This procedure is used to define an area of physical and logical disk space that is under the direct control of an application rather than under control of the operating system and file system. The applications use character (raw) input and output rather than the block input and output of file systems, which require more software overhead. Bypassing the file system overhead enables applications to perform better. Raw logical volumes are most commonly used with database applications because of their need for high performance. While there is ordinarily a significant increase in performance, the actual amount of the increase depends on the database size and the driver provided by the application.
To prepare a raw logical volume, you simply create an ordinary logical volume without creating a file system on it.
Note: Do not be too concerned with the name of the application or how its documents use raw storage. The term used could be any one of the following: partition, slice, file system, raw access, raw disk, or logical volume. The important naming concerns are dealt with as follows:
- Use the correct command to define and name the device for the operating system. For a logical volume, use the mklv command to create /dev/LVName (for example, /dev/hd X ).
- Provide the application with the same device name. The application will link to this device when performing opens, reads, writes, and so on.
Attention: Each logical volume has a logical-volume control block (LVCB) located in the first 512 bytes. Data begins in the second 512-byte block. Care must be taken when reading and writing directly to the logical volume, as is done with raw logical volumes, because the LVCB is not protected from raw-logical-volume access. If the LVCB is overwritten, commands that try to update the LVCB will fail and give a warning message. Although the logical volume will continue to operate correctly and the overwrite of the LVCB is an allowable event, it is not recommended that the LVCB be destroyed by raw-logical-volume I/O.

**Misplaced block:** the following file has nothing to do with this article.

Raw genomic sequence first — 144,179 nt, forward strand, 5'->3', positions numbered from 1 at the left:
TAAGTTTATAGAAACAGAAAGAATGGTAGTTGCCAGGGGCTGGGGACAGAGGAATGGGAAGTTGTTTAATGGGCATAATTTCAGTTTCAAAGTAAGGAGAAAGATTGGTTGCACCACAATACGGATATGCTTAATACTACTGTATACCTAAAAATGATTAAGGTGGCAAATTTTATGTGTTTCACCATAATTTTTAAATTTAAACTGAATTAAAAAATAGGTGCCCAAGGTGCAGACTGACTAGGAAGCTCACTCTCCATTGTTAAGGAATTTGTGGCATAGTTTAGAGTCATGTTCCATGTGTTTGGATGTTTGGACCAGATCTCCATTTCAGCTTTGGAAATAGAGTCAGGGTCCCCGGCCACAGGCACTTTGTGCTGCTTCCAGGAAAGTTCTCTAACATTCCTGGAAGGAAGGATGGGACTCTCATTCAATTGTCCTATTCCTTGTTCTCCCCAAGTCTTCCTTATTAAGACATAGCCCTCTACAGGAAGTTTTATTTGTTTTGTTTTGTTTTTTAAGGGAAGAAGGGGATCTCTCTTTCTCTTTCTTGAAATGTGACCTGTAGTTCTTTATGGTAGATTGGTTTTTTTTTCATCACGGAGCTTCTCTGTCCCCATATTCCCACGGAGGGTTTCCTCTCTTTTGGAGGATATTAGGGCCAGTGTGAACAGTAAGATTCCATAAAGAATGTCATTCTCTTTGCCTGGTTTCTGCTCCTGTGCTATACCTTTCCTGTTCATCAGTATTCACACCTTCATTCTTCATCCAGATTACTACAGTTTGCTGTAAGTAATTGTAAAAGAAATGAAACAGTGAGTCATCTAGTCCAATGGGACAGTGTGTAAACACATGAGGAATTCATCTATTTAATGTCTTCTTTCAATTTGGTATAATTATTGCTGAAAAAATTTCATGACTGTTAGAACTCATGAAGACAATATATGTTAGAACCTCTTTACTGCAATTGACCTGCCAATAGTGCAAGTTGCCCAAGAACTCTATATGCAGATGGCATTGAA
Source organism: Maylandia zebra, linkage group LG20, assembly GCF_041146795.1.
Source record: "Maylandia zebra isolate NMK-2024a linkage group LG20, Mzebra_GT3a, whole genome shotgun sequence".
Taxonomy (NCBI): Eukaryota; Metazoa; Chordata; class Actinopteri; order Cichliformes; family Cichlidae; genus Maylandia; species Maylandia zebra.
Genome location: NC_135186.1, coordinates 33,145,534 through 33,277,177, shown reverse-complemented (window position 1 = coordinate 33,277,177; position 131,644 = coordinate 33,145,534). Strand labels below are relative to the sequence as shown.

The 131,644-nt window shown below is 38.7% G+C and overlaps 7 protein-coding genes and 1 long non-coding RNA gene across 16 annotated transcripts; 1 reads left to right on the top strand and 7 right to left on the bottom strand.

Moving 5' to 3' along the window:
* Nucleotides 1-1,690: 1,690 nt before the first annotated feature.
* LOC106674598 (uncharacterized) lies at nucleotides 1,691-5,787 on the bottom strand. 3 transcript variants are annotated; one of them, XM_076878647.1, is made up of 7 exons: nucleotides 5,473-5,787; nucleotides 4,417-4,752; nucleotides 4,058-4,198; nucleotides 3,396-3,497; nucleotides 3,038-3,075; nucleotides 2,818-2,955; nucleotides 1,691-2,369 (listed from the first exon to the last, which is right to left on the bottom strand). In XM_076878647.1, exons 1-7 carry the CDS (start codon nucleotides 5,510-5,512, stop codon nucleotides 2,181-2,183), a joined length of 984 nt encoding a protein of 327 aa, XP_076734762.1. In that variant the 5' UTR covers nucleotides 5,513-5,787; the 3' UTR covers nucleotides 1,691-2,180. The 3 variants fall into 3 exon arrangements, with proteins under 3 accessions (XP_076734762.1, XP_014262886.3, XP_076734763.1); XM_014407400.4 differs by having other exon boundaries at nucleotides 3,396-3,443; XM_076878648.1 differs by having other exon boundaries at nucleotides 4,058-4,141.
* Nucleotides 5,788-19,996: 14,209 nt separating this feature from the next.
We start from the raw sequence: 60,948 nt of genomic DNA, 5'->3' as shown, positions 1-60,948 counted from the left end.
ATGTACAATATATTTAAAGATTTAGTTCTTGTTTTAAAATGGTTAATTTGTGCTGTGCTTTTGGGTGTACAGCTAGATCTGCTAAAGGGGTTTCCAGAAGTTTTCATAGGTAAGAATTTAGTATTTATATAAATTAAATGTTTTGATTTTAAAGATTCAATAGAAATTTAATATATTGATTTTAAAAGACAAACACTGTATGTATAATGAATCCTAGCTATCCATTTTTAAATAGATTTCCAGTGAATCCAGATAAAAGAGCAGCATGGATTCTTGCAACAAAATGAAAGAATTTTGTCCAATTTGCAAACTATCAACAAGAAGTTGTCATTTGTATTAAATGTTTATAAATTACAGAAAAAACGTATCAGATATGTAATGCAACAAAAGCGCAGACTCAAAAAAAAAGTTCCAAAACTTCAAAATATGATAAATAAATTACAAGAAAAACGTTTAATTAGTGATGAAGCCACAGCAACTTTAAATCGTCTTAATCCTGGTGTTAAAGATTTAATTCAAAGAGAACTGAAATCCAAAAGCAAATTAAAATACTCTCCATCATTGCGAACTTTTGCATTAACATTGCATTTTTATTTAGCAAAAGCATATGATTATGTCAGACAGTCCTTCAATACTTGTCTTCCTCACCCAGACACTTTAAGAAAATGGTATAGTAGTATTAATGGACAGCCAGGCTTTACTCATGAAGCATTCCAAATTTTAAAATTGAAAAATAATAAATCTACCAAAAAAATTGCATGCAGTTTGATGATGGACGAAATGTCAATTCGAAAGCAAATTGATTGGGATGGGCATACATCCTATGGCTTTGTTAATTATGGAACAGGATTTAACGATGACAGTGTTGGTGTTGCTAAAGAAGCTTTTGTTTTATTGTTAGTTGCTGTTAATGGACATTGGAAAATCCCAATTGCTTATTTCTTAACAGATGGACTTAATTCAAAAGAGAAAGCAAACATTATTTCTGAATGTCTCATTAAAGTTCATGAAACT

Be sure to read the following before attempting to create a raw logical volume:
Use the Web-based System Manager fast path wsm lvm or use the following procedure.
smit lspvEnter the volume group name, for example:
mklv -y LVname VGName 38
In this example, -y indicates that you will name the logical volume instead of using a system name. The number 38 represents the number of 4MB physical partitions. The raw volume capacity in this example is thus 152MB. The raw logical volume you have created is now ready for your application to use.
For the next step, consult your application's instructions on how to use the raw space created. The instructions should include how to open /dev/LVName and how to use it.